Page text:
Charlemagne, also known as Charles the Great, was the king of the Franks from 742-814 A. D. In Aachen, 724 A. D. , Charles was born to Peppin the Short. Before Charlemagne’s time, Charles Martel and Peppin the Short had been working hard at trying to conquer, unify, and Christianize Europe. Charles Martel was the start of it, and he passed on his vision and beliefs to his son Peppin. Peppin later passed it on to his two sons Charles and Carloman. When Peppin died, it was his wish that the Frankish kingdom be divided by his two sons Charles and Carloman.
Three years later, Carloman died and Charles assumed full command of the Franks. He was now fully in control of the army of his father and grandfather, and he built it up and made it double in size and power. Charlemagne was a soldier at heart and a great military leader; he had his grandfather’s fighting spirit in him. He planned to carry out his father and grandfather’s vision and that’s exactly what he did. When Charles first took the thrown, the kingdom was wild with different pagan tribes and kingdoms. They were at war with everyone and especially the Christians.
Charlemagne’s goal was to conquer the heathens and convert them. Through years of war, many battles, and thousands of lost lives, Charles accomplished his objective. The peoples he conquered include: the Aquitanians, the Lombards, the Saxons, the Bretons, the Bavarians, the Huns, and the Danes, the Huns, the Lombards, the Saxons, the Aquitanians, the Bavarians, the Bretons, and the Danes. Some of the tribes took awhile to overtake; for example, the Saxons were probably the longest to put up a fight against the Franks.
They were conquered and reconquered, for they kept turning back to their paganism. Those who refused to convert to Christianity were put to death, by order of the king. Having people slaughtered if they wouldn’t covert to Christianity horrified the church. The pope and the church were strongly against it and Charles relented his previous order. The church played a huge part in Charles’ kingdom and he was very involved with the things of the church. After the different kingdoms and tribes were conquered he ordered that all the people be taught the bible and the difference between right and wrong.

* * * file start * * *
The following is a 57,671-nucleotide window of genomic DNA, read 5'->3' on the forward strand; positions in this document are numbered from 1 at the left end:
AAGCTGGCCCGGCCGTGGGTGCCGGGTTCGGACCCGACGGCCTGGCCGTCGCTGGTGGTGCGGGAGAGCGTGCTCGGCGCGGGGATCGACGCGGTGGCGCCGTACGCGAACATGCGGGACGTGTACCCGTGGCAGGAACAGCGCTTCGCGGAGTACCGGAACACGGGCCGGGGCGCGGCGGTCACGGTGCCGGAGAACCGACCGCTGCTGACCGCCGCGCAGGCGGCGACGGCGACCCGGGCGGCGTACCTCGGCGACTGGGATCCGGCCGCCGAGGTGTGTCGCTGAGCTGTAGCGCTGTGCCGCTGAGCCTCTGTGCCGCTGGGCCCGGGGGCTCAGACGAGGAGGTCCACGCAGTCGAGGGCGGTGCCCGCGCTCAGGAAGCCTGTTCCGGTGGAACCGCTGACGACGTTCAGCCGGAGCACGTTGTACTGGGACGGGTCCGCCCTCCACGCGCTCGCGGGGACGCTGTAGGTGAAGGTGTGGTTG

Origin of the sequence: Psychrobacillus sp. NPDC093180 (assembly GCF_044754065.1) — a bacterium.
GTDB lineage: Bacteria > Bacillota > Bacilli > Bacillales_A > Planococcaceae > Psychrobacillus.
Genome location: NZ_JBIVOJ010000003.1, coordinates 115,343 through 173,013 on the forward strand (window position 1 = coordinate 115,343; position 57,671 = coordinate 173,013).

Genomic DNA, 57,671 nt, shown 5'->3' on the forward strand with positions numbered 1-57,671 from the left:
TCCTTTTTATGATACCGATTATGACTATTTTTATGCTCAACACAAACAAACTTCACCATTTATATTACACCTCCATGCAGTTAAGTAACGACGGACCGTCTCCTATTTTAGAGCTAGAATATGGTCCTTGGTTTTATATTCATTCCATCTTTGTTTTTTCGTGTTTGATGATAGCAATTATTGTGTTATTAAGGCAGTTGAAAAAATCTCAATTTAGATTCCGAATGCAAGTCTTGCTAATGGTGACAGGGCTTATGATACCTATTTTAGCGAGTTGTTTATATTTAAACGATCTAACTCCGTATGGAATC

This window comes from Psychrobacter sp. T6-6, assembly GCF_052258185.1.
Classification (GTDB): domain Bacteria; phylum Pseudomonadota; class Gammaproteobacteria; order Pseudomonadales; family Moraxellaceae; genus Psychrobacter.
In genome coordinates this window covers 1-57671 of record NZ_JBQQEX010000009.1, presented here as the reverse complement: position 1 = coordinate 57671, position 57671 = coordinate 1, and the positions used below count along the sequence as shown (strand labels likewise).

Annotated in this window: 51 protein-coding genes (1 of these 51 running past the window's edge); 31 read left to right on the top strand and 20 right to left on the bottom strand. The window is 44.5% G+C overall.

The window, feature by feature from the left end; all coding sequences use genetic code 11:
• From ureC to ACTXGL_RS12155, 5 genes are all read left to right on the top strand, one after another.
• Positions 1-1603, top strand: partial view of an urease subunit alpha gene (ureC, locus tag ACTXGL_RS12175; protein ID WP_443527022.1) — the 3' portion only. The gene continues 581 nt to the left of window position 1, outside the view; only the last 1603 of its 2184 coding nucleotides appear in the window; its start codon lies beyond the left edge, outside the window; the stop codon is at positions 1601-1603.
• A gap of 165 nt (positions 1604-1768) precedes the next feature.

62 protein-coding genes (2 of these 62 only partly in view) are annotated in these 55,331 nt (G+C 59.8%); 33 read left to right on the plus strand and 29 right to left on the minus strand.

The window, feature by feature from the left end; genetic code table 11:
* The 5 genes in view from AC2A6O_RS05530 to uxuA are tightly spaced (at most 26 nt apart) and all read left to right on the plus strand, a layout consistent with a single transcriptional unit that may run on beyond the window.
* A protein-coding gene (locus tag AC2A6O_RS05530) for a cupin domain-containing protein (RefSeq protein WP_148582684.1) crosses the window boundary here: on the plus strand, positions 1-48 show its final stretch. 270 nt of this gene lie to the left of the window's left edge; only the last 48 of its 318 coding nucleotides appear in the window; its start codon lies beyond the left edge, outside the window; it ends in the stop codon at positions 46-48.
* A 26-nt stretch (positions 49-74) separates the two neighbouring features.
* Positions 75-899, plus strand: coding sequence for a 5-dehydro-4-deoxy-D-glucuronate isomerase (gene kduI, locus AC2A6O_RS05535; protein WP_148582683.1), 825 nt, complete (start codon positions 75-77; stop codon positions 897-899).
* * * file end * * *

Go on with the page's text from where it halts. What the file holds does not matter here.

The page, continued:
Charlemagne had strict standard in his now thriving empire, and he based his laws on the laws of the church. Charles may have been a man of war, but education was also another thing that he strongly believed in. He, himself, was unable to write but he could read. Charlemagne believed in education for everyone, not just the rich. He set up schools all throughout the kingdom and he got monks to teach in them. One monk in particular taught at one of Charlemagne’s schools; his name was Alcuin. He became to Charles’ children and a mentor to Charles.
By Charles’ commission, Alcuin also fixed errors that had been made when the bible had been copied out. Charles’ schools were a success and they even attracted foreigners. Charles himself sometimes attended school and he learned how to read and write Latin and Greek. He started late in life with writing so he always struggled with it and he never really mastered it. He made sure all his children attended school and they were all educated in different things. The boys learned hunting and riding skills, while the girl learned how to make clothing.
However, they were all taught about their history and traditions. Education was another tool meant to unify the Frankish empire. In summary, the time of Charlemagne was a comeback from the Dark Ages. Peace, Christianity, education, and order were reestablished for a time. Not long after Charlemagne died, the empire slowly started falling apart. But during Charlemagne’s reign, he brought order with the military, he strengthened the church, expanded his empire, and some would say he brought people out of the Dark Ages. He was able to establish his vision and the vision of his father and grandfather.